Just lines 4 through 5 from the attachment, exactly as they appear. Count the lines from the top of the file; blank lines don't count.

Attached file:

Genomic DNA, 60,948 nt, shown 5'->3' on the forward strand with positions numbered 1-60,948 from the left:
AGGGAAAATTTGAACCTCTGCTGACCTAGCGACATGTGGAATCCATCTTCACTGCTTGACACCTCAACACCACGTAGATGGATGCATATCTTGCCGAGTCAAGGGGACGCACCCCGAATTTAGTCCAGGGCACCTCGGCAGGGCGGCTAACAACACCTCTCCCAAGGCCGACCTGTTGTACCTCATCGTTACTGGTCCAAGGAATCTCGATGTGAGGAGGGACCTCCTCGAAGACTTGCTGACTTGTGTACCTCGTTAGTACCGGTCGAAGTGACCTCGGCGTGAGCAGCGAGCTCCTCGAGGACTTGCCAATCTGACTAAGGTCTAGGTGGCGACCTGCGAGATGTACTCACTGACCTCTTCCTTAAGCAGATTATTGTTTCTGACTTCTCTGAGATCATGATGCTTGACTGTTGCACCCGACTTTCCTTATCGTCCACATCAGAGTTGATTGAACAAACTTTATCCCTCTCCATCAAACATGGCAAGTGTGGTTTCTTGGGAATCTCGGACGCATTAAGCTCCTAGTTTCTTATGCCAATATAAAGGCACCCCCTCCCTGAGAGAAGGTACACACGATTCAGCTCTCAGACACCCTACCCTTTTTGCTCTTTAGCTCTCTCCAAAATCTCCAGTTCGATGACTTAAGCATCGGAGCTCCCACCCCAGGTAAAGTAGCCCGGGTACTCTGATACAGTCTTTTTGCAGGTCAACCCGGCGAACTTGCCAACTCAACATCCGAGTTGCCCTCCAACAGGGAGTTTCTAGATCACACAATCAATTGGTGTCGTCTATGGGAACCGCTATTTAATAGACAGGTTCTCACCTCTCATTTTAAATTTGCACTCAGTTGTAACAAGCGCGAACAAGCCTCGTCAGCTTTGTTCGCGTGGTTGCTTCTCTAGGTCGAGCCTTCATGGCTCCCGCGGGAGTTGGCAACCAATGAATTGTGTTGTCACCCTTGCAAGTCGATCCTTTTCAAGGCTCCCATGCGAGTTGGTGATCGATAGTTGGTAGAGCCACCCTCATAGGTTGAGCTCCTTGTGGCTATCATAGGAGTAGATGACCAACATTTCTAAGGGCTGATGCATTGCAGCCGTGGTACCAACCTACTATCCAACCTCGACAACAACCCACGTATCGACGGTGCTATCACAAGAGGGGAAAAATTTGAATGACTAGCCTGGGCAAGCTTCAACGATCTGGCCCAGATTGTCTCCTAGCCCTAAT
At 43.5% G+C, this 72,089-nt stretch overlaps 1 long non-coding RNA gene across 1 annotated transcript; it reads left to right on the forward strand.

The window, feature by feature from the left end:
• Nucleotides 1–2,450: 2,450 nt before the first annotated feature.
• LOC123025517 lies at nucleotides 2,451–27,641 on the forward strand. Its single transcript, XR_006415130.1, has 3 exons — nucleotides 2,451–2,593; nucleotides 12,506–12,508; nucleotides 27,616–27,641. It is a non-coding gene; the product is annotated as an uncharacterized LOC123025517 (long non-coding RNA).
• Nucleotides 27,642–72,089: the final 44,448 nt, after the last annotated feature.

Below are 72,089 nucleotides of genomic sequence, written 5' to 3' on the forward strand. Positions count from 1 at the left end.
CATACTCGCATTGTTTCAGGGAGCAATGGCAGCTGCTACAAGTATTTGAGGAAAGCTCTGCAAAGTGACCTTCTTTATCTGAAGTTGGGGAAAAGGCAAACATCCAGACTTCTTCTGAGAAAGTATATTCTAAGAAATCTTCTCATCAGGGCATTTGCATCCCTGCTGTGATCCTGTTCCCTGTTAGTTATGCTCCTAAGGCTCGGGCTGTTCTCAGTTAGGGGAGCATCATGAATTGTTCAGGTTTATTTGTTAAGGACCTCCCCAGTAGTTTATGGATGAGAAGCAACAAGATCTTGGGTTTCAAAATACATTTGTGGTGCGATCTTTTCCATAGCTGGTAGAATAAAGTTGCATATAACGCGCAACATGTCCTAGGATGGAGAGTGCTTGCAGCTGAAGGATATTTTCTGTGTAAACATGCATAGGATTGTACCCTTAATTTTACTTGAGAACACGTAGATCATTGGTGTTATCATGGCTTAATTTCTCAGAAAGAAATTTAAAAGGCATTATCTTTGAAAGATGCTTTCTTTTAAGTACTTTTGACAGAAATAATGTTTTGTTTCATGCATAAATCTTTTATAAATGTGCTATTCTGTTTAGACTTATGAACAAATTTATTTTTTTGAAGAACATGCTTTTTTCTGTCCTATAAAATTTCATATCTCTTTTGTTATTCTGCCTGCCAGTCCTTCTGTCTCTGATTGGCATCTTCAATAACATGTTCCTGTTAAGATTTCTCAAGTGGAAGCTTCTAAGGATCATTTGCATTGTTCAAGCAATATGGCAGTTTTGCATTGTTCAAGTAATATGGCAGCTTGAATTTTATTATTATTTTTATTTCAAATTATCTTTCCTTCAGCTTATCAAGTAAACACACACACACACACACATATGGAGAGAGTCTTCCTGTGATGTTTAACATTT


The window, feature by feature from the left end:
• Nucleotides 1–2,450: 2,450 nt before the first annotated feature.